16 maj 2009
90 – Gianni Schicchi by Giacomo Puccini
Gianni Schicchi is an opera in one act by Giacomo Puccini to an Italian libretto by Giovacchino Forzano, based on a story that is referred to in Dante’s The Divine Comedy. It is the third of the trio of operas known as Il trittico. Its first performance was at the Metropolitan Opera in 1918. The opera is best known for the soprano aria, O mio babbino caro (Oh, my dear papa), which has featured in a number of movies and other works.
Buoso Donati has died in bed. His relatives mourn melodramatically, until they hear the rumor that he has left all his money to the local monastery. They frantically search for the will. Rinuccio finds it, but refuses to release it to his aunt Zita until she agrees to his terms. If the will is favorable to them, she must allow him to marry Schicchi’s daughter, Lauretta. Schicchi is looked down on by the Donati family since he is a relatively new arrival in Florence. Zita consents (she does not care whom Rinuccio marries so long as the will leaves them rich), and reads the will, as Rinuccio quietly sends for Schicchi. When the will confirms the rumor, everyone is furious. They refuse to allow Rinuccio to marry, and angrily turn down his suggestion that Schicchi, who is known for his clever schemes, can aid them.
Schicchi and Lauretta arrive to a cold reception. Schicchi, seeing how downcast the relatives are, uncharitably assumes that Donati must be better. He is informed otherwise, and attempts to console the relatives by mentioning their inheritances. Zita, touched to the quick by Schicchi’s condolences, angrily explains the situation, and refuses to hear of a marriage. Rinuccio begs Schicchi to help. However, Schicchi, angered by his reception, refuses to help such people. He is persuaded to try by his daughter (O mio babbino caro). Schicchi reads the will, and proclaims that nothing can be done. But then, he has a thought, and Schicchi sends his daughter away so that she may be innocent of the knowledge of what he will suggest. Schicchi first orders the body to be moved to another room, and tells the women to make up the bed. He ensures that no one else knows of the death–but before he can explain, Donati’s doctor arrives. The doctor is prevented from entering by the relatives, while Schicchi imitates Donati’s voice, telling the doctor that Donati is feeling better. The doctor departs, praising his own skill. Schicchi explains, taking advantage of the darkened room and disguised as Buoso, he will impersonate Donati and dictate a new will.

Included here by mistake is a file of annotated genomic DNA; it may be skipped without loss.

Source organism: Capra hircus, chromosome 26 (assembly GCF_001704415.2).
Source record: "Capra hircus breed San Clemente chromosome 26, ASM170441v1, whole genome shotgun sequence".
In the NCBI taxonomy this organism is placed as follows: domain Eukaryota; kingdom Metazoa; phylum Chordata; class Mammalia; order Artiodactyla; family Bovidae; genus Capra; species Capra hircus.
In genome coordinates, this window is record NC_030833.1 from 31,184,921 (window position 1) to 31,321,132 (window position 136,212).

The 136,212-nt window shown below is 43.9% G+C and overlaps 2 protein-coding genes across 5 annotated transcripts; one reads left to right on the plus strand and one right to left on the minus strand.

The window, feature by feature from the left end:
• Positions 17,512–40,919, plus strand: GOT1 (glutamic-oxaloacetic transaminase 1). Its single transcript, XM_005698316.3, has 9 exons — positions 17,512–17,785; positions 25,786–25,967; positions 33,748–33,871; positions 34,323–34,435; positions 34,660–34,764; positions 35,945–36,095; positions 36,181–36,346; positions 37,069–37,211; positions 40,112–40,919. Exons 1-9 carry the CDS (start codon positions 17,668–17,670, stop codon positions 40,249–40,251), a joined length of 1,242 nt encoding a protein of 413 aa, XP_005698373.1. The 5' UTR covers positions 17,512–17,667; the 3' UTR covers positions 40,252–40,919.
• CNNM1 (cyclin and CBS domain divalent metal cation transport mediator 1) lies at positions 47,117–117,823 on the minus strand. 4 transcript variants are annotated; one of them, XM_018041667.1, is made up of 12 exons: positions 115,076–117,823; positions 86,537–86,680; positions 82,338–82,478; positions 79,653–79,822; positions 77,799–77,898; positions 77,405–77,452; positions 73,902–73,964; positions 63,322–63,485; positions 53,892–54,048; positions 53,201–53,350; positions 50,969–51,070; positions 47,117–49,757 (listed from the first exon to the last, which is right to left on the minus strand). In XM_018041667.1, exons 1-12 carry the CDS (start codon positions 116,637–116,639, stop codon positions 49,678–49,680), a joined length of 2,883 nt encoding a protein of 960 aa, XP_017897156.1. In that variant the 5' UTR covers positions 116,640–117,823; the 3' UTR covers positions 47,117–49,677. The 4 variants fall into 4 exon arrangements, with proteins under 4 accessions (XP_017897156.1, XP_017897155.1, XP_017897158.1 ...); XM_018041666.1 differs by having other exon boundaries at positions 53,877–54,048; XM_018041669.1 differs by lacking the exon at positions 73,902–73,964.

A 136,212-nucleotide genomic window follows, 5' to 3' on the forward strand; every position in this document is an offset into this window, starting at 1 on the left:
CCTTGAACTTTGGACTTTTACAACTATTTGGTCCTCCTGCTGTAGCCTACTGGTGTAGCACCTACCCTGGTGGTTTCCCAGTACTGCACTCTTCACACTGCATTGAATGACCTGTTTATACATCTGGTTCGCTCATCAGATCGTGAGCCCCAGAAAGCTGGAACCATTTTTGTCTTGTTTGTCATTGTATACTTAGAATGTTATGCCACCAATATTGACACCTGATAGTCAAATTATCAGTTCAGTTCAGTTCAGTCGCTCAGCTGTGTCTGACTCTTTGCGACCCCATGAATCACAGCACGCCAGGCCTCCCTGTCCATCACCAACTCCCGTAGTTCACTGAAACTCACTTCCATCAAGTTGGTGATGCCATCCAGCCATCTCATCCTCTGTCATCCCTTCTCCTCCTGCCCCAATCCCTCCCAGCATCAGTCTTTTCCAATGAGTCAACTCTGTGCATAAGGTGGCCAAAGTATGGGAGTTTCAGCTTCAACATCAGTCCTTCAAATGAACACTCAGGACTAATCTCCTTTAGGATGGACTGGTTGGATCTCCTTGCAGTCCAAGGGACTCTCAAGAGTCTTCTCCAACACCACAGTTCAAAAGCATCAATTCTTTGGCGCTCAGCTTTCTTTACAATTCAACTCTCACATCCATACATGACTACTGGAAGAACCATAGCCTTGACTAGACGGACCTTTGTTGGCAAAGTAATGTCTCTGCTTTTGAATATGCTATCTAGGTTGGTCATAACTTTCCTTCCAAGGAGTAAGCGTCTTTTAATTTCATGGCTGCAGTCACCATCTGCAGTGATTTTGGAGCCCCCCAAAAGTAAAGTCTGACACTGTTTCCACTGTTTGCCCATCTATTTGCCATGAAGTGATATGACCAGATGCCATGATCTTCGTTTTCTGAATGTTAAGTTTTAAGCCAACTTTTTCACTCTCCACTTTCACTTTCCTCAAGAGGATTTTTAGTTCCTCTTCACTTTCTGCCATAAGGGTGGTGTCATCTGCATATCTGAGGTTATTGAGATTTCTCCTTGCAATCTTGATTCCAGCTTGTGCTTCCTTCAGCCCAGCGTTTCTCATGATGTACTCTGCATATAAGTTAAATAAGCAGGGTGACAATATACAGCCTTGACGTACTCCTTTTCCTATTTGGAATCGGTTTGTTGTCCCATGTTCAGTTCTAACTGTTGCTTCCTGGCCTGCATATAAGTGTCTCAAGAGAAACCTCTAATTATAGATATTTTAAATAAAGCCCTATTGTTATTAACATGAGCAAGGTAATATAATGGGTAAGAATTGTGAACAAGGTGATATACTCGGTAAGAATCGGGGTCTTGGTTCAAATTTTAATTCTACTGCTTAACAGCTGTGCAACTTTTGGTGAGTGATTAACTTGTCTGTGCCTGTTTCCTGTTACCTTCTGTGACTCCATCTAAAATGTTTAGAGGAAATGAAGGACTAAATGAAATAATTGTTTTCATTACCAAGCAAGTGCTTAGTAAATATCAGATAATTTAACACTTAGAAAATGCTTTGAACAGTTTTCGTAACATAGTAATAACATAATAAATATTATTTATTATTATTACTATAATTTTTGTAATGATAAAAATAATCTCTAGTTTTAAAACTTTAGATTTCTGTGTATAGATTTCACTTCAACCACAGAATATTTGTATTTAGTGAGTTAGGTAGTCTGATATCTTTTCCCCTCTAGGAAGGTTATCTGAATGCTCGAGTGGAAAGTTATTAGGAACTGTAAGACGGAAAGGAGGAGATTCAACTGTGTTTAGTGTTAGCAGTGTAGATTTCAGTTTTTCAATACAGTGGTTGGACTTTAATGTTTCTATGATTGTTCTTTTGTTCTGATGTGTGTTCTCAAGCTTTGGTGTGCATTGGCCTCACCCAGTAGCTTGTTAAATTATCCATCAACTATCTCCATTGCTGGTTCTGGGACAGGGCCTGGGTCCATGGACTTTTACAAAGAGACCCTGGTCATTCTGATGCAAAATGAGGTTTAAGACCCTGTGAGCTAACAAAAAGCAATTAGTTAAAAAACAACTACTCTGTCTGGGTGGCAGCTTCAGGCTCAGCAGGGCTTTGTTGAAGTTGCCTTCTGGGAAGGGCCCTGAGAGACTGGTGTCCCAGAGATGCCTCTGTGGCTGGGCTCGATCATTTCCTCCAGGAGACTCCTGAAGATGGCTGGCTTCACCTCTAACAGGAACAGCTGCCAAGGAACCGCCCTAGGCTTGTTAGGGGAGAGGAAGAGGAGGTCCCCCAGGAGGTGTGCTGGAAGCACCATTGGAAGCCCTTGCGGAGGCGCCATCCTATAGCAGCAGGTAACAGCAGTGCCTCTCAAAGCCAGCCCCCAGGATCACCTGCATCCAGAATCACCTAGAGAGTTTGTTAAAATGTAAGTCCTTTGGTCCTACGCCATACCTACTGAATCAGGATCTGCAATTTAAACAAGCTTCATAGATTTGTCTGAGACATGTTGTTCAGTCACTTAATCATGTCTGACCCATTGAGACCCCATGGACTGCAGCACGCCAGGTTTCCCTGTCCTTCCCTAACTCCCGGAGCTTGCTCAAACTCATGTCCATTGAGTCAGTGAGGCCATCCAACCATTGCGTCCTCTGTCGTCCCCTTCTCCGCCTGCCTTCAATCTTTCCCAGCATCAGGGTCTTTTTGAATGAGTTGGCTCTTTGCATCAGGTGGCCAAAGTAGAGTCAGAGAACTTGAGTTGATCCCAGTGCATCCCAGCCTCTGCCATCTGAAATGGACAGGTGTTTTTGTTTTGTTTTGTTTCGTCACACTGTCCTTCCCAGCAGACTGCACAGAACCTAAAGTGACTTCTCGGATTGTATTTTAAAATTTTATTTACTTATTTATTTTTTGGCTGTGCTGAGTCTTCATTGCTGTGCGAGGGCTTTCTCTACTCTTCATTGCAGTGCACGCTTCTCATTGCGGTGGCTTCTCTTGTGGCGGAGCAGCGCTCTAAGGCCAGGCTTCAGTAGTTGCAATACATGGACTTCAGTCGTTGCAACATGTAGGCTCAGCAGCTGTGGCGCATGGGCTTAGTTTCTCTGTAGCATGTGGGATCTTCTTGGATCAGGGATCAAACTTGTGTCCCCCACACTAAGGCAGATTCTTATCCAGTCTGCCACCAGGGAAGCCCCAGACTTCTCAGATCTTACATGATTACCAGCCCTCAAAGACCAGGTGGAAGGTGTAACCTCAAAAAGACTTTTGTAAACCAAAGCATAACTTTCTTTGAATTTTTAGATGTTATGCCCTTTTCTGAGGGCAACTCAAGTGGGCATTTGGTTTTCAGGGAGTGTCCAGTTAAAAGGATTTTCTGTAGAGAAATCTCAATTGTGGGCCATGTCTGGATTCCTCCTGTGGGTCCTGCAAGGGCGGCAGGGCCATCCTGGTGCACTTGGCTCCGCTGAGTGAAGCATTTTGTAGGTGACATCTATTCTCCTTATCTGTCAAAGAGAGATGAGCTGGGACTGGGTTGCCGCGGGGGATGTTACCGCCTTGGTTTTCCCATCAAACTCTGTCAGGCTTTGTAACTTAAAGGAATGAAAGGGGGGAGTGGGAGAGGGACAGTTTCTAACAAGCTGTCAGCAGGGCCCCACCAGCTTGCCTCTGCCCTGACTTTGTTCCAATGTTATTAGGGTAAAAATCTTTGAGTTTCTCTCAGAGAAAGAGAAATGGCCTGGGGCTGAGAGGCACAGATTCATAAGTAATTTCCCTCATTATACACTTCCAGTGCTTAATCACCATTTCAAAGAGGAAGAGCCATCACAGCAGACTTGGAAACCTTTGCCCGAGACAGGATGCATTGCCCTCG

Rinuccio goes to get the notary. The relatives mostly agree on the division of the property, except for Donati’s mule (the best in Tuscany), some windmills in Signa and the house they are in, the best assets. After a big fight they agree to let Schicchi decide who will inherit those items, but, one by one, they return to promise him a reward if he selects that person. Schicchi agrees to each bribe. Before the notary arrives Schichi reminds all of the penalty for impersonation and forgery of a will: loss of a hand and permanent exile from Florence.
The notary arrives with the witnesses. Schicchi dictates a will that provides for a very modest funeral, a minuscule sum to the monastery and the agreed-upon division, as the relatives speak approvingly. But one by one, Schicchi grants the mule, mills, and house to himself, to the relatives’ outrage. After the notary leaves, he throws everyone out and they are helpless to do anything except grab what they can on the way out the door. Now that Schicchi can give Lauretta a dowry, there is no obstacle to her marriage to Rinuccio. The lovers embrace, as Schicchi watches, moved. Schicchi turns to the audience and asks if this was not a fine use of Donati’s money. He then requests the audience’s indulgence, even if he did not receive Dante’s, pleading extenuating circumstances.
Gianni Schicchi, baritone
Lauretta, his daughter soprano
Zita, cousin of Buoso Donati contralto
Rinuccio, Zita’s nephew tenor
Gherardo, Buoso’s nephew tenor
Nella, Gherardo’s wife soprano
Gherardino, their son soprano
Betto di Signa, Buoso’s brother-in-law bass
Simone, cousin of Buoso bass
Marco, Simone’s son baritone
La Ciesca, Marco’s wife mezzo-soprano
Maestro Spinelloccio, a doctor bass
Ser Amantio di Nicolao, a notary baritone
Pinellino, a cobbler bass
Guccio, a dyer bass
A short thing on Il trittico
Around 1904, Puccini first began planning a set of one-act operas, largely because of the success of Cavalleria rusticana. Originally, he planned to write each opera to reflect one of the parts of Dante’s Divine Comedy. However, he eventually based only Gianni Schicchi on Dante’s epic poem. Puccini also intended that the three always be performed as a set, and indeed was infuriated when they were separated, but today it is quite common to see only one or two performed in an evening. One of the operas may also be paired with another one-act opera by a different composer, an arrangement that Puccini despised even more.
I’ve never seen any of the parts of Il trittico, I haven’ been very keen on it either. My father has seen it and claims that ”it was pretty boring, then comes a comedy with a wonderful aria in it”. The wonderful aria was of course O mio babbino caro. This aria has become a standard soprano piece, the fact that it’s so well known also mean that it has been mangled quite badly by non-opera singers. Since it’s a common concert piece it was actually quite hard to find a good stage performance of the aria. I also found this full scene of the writing of the testament. I think this is actually a very funny scene, but it’s only because of the subtitles. If you don’t understand what is being sung, I can understand that people find it boring. This is yet another example on why I think comical operas and comedies should be translated when performed, or else the humor is often lost on the audience.